On Monday, NBC journalist Michael Isikoff published a document, known as the Department of Justice White Paper, which summarizes the Obama administration's arguments in favor of the murdering of American citizens via drone strikes. The longer version, which is 50-60 pages in length and was written in 2010 by the Justice Department's Office of Legal Counsel to justify the addition of U.S. citizen Anwar Al-Awlaki to the government's "kill lists." That legal memo is one of the documents currently being sought by the American Civil Liberties Union in an ongoing Freedom of Information Act lawsuit.
The main conclusion of the paper is that "it would be lawful for the United States to conduct a lethal operation outside the United States against a U.S. citizen who is a senior, operational leader of al-Qa'ida or an associated force of al-Qa'ida without violating the Constitution or...federal statutes...under the following conditions: (1) an informed, high-level official of the U.S. government has determined that the targeted individual poses an imminent threat of violent attack against the United States; (2) capture is infeasible, and the United States continues to monitor whether capture becomes feasible; and (3) the operation is conducted in a manner consistent with the four fundamental principles of the laws of war governing the use of force"—i.e., "necessity, distinction, proportionality, and humanity."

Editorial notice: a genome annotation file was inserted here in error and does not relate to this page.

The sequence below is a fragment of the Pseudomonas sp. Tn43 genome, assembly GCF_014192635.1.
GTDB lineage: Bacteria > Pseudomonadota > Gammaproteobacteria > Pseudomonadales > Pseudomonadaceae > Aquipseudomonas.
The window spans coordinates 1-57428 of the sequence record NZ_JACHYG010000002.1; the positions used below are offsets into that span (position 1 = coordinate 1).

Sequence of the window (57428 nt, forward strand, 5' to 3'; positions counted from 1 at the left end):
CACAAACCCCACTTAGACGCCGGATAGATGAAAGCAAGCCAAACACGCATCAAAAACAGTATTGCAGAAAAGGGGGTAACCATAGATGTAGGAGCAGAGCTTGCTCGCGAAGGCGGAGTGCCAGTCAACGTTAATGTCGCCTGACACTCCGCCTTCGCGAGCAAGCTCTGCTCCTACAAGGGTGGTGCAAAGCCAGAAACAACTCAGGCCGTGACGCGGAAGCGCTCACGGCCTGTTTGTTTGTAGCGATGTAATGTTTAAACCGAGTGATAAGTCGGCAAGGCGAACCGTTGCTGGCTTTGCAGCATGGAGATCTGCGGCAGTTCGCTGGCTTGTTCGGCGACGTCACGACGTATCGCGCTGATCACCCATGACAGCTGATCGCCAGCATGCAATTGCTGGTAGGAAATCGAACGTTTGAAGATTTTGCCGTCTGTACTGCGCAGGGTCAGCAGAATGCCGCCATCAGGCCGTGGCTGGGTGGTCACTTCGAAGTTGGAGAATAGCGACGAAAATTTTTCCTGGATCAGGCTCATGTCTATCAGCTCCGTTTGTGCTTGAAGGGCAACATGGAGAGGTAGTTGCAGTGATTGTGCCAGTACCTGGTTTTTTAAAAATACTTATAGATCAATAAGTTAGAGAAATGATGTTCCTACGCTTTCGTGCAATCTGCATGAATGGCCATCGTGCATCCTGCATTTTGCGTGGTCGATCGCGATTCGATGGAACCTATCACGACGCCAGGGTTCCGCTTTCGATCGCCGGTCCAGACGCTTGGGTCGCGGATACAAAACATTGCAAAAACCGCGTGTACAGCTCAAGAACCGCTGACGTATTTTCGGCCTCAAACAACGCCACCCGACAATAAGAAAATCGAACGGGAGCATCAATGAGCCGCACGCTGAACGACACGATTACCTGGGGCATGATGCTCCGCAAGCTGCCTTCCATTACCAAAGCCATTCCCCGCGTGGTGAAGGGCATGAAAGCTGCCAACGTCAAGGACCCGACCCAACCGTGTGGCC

This and other conclusions within the paper present several major ethical problems. First, the determination of whether someone is "a senior, operational leader of al-Qa'ida or an associated force of al-Qa'ida" is made entirely within the executive branch, with no legislative oversight or judicial review. The right to a fair trial before being found guilty of a capital crime, sentenced to death, and executed has been part of American and English legal tradition for centuries. The matter is exacerbated by the fact that who makes this determination could very well be the same person who determines "that the targeted individual poses an imminent threat of violent attack against the United States" and that "capture is infeasible." Add to this the fact that the paper claims that the government has the authority to murder U.S. citizens without presenting evidence to a judge before the fact or after. While the paper says so implicitly, the government is claiming the authority to kill American citizens who are suspected of terrorism in complete secrecy.
Second, the paper bends the word "imminent" until it breaks. "Where the al-Qa'ida member in question has recently been involved in activities posing an imminent threat of violent attack against the United States, and there is no evidence suggesting that he has renounced or abandoned such activities, that member's involvement in al-Qa'ida's continuing terrorist campaign against the United States would support the conclusion that the member poses an imminent threat...The condition that an operational leader present an 'imminent' threat of violent attack against the United States does not require the United States to have clear evidence that a specific attack on U.S. persons and interests will take place in the immediate future," which means that not only is the word "imminent" so vague in this context as to be essentially meaningless, and not only does the government claim the authority to murder U.S. citizens without presenting evidence to a judge before the fact or after, but that there is not even a requirement to have clear evidence at all.